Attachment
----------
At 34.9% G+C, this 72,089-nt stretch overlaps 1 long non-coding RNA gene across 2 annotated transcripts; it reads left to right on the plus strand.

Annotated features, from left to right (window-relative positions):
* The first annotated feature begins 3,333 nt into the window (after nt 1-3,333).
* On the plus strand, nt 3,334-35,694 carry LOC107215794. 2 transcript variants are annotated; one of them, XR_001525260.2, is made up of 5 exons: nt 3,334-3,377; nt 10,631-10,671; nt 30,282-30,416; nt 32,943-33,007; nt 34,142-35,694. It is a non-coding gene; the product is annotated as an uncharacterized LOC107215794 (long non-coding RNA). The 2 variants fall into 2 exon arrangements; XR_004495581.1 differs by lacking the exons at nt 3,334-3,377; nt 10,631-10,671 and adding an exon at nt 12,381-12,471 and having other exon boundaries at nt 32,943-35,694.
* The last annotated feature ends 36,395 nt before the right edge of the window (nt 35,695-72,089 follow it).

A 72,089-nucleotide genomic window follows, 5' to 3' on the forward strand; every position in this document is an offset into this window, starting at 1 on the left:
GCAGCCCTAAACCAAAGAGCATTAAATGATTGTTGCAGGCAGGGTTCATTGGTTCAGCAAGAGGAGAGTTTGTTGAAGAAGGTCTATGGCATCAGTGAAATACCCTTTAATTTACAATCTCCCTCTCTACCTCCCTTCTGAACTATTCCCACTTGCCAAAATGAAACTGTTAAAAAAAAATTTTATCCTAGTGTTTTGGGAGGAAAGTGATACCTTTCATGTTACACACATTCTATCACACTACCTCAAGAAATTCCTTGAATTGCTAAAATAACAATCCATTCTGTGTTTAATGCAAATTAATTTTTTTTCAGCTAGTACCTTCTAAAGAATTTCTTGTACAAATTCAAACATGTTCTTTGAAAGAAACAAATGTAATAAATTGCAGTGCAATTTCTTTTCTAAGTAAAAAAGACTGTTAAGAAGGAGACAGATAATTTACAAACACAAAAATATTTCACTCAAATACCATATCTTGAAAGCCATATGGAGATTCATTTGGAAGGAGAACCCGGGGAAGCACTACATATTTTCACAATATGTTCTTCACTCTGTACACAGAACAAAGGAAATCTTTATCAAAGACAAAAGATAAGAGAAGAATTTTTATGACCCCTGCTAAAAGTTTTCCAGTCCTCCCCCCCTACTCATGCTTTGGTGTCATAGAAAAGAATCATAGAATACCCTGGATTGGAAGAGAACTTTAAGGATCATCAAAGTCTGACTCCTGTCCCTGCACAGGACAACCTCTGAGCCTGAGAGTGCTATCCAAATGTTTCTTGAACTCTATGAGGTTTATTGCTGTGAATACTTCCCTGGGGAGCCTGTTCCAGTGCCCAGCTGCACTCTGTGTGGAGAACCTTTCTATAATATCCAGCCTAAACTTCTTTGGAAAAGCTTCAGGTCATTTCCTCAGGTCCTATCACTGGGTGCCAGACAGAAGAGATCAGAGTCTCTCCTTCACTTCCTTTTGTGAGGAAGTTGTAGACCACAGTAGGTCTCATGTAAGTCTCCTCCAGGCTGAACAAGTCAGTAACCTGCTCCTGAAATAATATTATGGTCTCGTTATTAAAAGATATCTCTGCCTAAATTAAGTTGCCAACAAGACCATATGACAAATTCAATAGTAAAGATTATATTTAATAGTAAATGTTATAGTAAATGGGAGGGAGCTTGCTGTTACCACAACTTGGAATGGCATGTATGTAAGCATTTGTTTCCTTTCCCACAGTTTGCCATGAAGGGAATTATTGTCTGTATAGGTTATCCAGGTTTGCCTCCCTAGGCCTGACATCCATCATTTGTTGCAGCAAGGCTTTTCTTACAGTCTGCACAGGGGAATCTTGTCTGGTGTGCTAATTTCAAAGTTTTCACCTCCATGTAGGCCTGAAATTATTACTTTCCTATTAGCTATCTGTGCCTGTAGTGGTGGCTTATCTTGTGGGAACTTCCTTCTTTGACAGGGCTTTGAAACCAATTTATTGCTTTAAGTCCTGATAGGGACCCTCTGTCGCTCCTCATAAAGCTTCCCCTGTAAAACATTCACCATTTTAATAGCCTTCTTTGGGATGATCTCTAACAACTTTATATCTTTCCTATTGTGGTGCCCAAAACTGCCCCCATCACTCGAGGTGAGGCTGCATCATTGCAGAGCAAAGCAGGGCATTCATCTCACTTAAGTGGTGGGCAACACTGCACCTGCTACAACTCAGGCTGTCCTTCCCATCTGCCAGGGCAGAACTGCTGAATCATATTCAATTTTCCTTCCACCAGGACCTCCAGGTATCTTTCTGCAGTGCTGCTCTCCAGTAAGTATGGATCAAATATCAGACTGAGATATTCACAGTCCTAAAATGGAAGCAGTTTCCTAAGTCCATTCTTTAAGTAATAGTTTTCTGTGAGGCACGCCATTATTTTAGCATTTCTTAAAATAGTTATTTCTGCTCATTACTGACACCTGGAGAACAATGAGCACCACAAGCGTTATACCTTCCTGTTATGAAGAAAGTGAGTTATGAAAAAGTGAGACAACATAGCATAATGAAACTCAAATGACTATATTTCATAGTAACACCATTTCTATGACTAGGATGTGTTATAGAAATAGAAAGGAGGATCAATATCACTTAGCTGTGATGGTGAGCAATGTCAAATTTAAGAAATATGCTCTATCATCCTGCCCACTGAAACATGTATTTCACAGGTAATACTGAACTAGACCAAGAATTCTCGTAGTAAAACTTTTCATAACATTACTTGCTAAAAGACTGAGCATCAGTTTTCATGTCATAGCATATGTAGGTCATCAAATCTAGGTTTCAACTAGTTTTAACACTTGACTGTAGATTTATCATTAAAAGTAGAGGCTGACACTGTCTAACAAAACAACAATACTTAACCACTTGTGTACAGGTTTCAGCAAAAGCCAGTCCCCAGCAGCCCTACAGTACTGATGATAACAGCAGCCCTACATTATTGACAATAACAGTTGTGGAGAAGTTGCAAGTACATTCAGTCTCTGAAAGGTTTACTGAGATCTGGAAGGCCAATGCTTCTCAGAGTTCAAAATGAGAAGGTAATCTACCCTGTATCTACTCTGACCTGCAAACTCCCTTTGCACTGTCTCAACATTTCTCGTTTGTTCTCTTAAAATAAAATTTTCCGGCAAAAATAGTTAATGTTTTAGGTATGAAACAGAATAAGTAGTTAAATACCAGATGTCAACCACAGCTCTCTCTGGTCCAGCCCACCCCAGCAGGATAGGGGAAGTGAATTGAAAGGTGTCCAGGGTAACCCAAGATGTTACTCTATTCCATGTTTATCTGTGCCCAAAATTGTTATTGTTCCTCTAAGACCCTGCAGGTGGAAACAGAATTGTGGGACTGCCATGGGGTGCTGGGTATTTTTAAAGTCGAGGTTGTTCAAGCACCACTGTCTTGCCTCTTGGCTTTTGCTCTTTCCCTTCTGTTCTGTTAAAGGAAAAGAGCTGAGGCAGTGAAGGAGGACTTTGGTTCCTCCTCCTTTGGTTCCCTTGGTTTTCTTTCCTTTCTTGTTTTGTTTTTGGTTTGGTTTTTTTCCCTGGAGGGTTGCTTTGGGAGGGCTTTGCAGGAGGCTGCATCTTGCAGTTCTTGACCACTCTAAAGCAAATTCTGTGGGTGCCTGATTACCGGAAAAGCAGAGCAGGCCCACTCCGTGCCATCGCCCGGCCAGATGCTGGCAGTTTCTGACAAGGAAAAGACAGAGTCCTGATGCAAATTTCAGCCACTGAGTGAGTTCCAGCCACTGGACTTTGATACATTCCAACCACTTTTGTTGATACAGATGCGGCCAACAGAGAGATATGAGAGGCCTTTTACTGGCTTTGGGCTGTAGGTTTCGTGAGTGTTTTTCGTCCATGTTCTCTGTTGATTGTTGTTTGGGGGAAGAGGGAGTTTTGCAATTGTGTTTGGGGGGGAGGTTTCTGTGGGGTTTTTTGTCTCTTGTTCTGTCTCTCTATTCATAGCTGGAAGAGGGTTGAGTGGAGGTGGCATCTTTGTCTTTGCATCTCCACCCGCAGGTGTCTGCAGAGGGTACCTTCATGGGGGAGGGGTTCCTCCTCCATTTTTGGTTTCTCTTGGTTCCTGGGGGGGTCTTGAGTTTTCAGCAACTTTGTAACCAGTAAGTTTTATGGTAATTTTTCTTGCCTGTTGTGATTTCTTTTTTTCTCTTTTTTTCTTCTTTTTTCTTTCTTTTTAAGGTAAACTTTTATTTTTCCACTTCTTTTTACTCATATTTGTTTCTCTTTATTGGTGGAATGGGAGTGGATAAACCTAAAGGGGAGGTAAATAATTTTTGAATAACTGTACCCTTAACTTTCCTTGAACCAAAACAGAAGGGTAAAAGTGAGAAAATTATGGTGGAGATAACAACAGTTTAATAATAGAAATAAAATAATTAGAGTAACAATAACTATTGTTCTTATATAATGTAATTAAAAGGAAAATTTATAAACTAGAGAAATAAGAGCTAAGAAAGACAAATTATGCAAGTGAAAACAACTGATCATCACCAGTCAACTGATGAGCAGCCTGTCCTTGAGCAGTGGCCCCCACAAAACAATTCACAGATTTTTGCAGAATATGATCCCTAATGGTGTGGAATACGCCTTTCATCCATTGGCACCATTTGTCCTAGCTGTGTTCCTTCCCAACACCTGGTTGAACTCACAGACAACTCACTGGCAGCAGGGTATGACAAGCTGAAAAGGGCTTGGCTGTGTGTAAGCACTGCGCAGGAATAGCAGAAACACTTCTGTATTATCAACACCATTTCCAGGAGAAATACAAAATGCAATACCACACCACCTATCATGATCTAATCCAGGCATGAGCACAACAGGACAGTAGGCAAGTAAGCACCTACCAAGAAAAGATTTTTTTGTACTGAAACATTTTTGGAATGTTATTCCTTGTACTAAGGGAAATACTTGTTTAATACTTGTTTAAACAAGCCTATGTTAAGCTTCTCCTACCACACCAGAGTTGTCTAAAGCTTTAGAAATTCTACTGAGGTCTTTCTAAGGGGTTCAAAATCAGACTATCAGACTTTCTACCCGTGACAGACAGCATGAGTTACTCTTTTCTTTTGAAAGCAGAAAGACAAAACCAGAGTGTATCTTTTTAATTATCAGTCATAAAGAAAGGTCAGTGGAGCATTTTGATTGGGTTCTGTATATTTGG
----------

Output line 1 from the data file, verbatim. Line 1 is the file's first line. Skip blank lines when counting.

At 34.9% G+C, this 72,089-nt stretch overlaps 1 long non-coding RNA gene across 2 annotated transcripts; it reads left to right on the plus strand.